Ethiopia

A team of researchers lead by Paleobotanist Bonnie Jacobs and Sedimentologist Neil Tabor, both of SMU, returned to northwestern Ethiopia in late December 2007 to collect additional plant fossils and gain a more thorough understanding of their geological context. The team also included Dan Danehy, an SMU Master’s Degree student in the Department of Earth Sciences; Harvey Herr, an undergraduate in the Department of Earth Sciences; John Kappelman with the Department of Anthropology at the University of Texas; Ellen Currano, a Ph.D. student from Penn State University; and Alemu Yenehun, a graduate of Mekelle University, Ethiopia.

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Dan Danehy: Hiking, digging and searching for fossils

We have been in Ethiopia for about a week now, hiking throughout the country side, examining exposed strata, digging and searching for fossils, and collecting what leaf specimens we find.

The Ethiopian country side is very unique and nothing like I have ever experienced. People still farm by hand, using Oxen instead of tractors, donkeys instead of pick up trucks, and bare hands and raw knuckles to collect their crops. Cattle and goats are herded by very small children (on the order of age from 5-13 years or so), which makes me think that these children are much much more responsible than I was at their age.

The local people are absolutely amazing, wherever we go we are greeted with a smile and a wave, invitations to drink tela and generous acts of warm hospitality. When we are measuring section or quarrying fossil leaves, a troop of inquisitive children forms all around us, eager to see what it is we are doing, willing to help, and trying to teach us local dialect words. I find that whenever I say anything (that is attempt to say anything in Amharic) everyone bursts with bright smiles and laughter, leaving me to assume that both my annunciation and pronunciation are horrid. We were recently given slings as gifts from the workers who help us everyday, and Ellen and I have been trying to sling rocks; most of which deviate from the direction we are aiming and we are again, greeted by laughter from the local children at our slinging skills.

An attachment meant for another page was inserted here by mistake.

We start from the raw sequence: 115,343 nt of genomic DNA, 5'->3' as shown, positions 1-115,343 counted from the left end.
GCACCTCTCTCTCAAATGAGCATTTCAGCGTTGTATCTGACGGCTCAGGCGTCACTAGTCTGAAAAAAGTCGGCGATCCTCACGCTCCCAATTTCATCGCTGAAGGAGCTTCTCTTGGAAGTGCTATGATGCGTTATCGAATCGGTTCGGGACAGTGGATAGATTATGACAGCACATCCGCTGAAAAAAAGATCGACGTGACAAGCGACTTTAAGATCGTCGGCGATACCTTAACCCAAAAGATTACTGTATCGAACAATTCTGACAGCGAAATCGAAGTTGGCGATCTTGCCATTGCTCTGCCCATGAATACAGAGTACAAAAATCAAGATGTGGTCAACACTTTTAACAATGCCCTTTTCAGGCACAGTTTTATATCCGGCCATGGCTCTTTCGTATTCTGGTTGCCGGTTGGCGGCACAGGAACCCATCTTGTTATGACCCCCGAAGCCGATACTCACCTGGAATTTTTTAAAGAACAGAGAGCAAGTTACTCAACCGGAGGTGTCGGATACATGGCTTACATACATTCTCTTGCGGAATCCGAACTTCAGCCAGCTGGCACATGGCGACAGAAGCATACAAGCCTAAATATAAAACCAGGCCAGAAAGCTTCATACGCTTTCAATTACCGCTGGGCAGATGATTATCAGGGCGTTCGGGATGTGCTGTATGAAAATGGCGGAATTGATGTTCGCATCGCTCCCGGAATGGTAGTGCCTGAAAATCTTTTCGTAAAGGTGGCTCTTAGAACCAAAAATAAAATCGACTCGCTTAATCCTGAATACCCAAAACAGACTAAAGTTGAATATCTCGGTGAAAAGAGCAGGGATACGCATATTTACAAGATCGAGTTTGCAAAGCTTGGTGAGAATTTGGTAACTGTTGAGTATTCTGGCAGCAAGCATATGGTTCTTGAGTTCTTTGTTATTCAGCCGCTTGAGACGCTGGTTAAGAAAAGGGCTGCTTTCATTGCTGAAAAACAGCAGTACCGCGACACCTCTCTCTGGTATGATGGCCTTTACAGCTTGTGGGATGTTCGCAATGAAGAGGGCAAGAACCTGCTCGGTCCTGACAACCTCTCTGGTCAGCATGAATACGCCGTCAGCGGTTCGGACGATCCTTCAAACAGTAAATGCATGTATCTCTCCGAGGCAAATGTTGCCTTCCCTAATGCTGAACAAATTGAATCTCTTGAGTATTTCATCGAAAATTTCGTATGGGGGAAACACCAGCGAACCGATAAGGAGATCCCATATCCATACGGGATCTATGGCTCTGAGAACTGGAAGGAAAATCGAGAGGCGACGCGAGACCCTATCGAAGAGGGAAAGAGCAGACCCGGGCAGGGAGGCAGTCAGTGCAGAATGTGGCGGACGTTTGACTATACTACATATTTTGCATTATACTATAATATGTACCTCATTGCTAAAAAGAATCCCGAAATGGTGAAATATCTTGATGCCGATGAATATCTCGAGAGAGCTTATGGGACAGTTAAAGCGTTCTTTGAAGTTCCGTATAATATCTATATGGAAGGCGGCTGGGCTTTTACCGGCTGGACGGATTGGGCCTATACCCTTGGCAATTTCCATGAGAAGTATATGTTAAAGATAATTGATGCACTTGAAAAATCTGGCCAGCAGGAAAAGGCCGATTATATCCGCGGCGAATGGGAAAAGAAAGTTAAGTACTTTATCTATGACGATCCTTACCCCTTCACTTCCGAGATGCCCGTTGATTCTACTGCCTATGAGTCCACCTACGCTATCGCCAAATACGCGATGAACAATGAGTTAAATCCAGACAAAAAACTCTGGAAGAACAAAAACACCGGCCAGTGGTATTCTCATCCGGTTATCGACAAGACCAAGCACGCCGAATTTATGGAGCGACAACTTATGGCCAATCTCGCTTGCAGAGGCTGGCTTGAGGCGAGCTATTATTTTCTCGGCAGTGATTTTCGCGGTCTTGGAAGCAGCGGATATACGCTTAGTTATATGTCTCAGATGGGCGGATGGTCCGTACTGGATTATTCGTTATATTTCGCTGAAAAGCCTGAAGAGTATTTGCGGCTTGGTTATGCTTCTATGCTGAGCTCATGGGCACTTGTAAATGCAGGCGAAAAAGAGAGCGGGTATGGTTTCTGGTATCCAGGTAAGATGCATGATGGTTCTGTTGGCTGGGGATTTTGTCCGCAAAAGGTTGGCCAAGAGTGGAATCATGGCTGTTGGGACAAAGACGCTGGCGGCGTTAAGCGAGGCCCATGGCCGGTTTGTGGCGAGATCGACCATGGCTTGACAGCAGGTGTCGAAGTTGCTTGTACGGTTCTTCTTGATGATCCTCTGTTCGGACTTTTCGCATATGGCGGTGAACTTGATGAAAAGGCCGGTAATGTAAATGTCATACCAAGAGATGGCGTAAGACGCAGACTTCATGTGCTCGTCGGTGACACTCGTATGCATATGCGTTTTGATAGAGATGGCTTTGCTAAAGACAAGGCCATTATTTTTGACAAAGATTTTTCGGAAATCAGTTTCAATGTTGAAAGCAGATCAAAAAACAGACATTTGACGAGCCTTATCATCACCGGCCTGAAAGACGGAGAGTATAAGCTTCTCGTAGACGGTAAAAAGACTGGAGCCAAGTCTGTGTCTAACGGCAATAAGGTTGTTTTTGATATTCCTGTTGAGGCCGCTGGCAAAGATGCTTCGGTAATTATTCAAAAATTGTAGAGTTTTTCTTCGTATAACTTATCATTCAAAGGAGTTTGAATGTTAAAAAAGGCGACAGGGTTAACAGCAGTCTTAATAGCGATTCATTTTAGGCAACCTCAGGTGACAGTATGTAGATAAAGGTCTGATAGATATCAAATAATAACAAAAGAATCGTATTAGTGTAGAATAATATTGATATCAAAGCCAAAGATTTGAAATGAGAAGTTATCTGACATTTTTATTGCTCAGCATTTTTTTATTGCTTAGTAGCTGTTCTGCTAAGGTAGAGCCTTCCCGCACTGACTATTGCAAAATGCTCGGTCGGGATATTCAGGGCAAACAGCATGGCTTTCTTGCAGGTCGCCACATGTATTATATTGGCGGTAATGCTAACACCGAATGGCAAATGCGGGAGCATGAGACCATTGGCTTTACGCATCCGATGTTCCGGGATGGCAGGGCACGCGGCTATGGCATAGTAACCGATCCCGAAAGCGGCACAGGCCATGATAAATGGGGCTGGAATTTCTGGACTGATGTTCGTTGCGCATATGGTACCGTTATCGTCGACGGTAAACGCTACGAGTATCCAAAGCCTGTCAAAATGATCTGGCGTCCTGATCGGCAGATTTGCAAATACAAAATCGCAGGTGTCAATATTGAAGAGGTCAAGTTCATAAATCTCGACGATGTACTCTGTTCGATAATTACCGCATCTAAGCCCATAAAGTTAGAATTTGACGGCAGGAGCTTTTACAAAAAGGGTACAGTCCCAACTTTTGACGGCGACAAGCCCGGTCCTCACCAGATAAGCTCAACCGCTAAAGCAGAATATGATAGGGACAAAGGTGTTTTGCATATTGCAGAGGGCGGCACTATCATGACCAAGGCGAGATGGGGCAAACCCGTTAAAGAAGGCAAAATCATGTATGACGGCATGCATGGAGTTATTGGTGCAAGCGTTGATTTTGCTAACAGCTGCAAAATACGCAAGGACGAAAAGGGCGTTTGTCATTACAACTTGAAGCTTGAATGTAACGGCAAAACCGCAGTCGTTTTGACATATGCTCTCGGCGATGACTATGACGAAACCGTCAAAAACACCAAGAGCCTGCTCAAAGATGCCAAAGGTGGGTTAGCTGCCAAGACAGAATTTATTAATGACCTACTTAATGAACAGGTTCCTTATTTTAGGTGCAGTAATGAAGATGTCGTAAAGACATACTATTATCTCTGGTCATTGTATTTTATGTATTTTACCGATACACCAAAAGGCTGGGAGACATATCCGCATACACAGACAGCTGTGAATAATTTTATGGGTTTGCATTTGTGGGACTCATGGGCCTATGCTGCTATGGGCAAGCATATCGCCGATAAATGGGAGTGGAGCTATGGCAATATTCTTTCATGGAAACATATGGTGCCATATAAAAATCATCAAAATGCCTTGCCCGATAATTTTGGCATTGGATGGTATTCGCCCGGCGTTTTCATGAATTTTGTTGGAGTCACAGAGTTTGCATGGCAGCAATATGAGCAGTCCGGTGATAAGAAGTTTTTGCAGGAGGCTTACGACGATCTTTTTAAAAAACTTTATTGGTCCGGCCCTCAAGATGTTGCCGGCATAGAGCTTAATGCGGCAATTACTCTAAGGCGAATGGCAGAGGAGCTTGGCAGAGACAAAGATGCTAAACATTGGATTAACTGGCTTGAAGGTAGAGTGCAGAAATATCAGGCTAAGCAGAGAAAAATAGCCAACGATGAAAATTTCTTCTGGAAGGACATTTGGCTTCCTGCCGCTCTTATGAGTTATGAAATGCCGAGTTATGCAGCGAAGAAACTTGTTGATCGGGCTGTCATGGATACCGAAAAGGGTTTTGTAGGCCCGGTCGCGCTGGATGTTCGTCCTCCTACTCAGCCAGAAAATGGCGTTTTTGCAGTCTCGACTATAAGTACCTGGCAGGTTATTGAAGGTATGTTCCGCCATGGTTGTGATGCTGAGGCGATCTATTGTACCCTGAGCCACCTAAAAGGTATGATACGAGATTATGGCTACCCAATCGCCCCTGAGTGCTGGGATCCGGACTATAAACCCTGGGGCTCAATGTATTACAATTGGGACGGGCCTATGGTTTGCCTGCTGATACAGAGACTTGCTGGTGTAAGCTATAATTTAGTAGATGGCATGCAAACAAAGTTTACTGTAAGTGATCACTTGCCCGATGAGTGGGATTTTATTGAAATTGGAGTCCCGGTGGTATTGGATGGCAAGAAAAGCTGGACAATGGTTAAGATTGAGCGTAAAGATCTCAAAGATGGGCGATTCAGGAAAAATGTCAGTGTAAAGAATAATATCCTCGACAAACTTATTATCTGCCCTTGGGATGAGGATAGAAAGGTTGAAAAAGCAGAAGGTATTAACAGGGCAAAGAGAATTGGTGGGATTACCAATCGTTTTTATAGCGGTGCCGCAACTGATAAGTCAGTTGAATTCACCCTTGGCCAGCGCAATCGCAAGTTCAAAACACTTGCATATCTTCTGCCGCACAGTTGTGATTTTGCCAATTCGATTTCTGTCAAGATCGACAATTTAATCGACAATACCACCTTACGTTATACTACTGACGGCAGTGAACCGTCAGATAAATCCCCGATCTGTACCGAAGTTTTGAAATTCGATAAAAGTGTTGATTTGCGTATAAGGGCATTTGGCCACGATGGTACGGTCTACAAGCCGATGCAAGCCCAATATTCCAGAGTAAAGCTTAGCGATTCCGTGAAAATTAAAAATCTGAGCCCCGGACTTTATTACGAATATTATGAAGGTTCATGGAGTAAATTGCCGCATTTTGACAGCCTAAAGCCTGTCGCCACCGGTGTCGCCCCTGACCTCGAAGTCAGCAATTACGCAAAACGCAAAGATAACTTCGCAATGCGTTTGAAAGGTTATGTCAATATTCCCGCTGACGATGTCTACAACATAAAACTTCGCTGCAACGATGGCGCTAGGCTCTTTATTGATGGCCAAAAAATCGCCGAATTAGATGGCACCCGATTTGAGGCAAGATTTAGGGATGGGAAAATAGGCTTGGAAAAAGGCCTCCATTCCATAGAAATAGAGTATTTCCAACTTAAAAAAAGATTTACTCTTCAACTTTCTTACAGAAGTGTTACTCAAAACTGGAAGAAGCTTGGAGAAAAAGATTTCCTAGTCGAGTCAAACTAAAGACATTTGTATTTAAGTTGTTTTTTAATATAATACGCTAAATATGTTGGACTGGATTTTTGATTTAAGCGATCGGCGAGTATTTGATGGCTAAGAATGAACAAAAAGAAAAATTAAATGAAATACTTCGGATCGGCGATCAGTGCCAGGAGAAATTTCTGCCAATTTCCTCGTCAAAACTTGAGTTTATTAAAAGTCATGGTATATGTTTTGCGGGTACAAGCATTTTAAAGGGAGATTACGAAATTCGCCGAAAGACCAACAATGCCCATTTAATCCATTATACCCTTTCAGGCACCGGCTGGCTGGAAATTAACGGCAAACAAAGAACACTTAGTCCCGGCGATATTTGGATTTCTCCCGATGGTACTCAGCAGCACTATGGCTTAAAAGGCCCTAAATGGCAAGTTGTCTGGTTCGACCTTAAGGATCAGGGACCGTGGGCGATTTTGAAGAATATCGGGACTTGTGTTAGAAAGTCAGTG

One thing that is extremely different is the sun. The rays are so direct (because we are at such a high elevation and our low latitude position to the equator) it feels as if the sun is targeting me below a magnifying glass (much like adolescents used to do to ants where I grew up), as we hike around, I feel like a wax figure slowly melting in the sun from all the sweat that beads off of me into my dusty and dirty field clothes. The sun takes a lot out of me, it seems that most of my energy is expelled at trying to cool me off. I try to keep myself completely covered at all times (I find that shading myself in white long-sleeves and khakis are the best) but I still complain and moan about the sun every chance I get. I am simply not built to live in this environment, my Irish roots evolved to be in the cloudy shade, protected from the hot sun rays. The local individuals who help us, on the other hand, have no problem what-so-ever with the sun. They hike long distances carrying a lot on their shoulders without ever complaining, stopping, loafing, or even drinking water (I meanwhile must consume nearly 2.5 liters of water within 6 hours). It has really got me thinking about the evolution of man, which has roots in this region (LUCY was discovered in the Afar depression to the north of here) and leaves me with no question in my mind that dark skin allows individuals to live and function in this hot environment, and at this point I am rather jealous at their adaptability to this terrain as I labor through it, completely covered gasping for air and hoping for a strong, cool breeze.

Well, I have been in the shade quite a bit now and have cooled off (and the sun is beginning to set), which leaves me some time before our delicious dinner to practice slinging some rocks at the expense of laughter and smiles.

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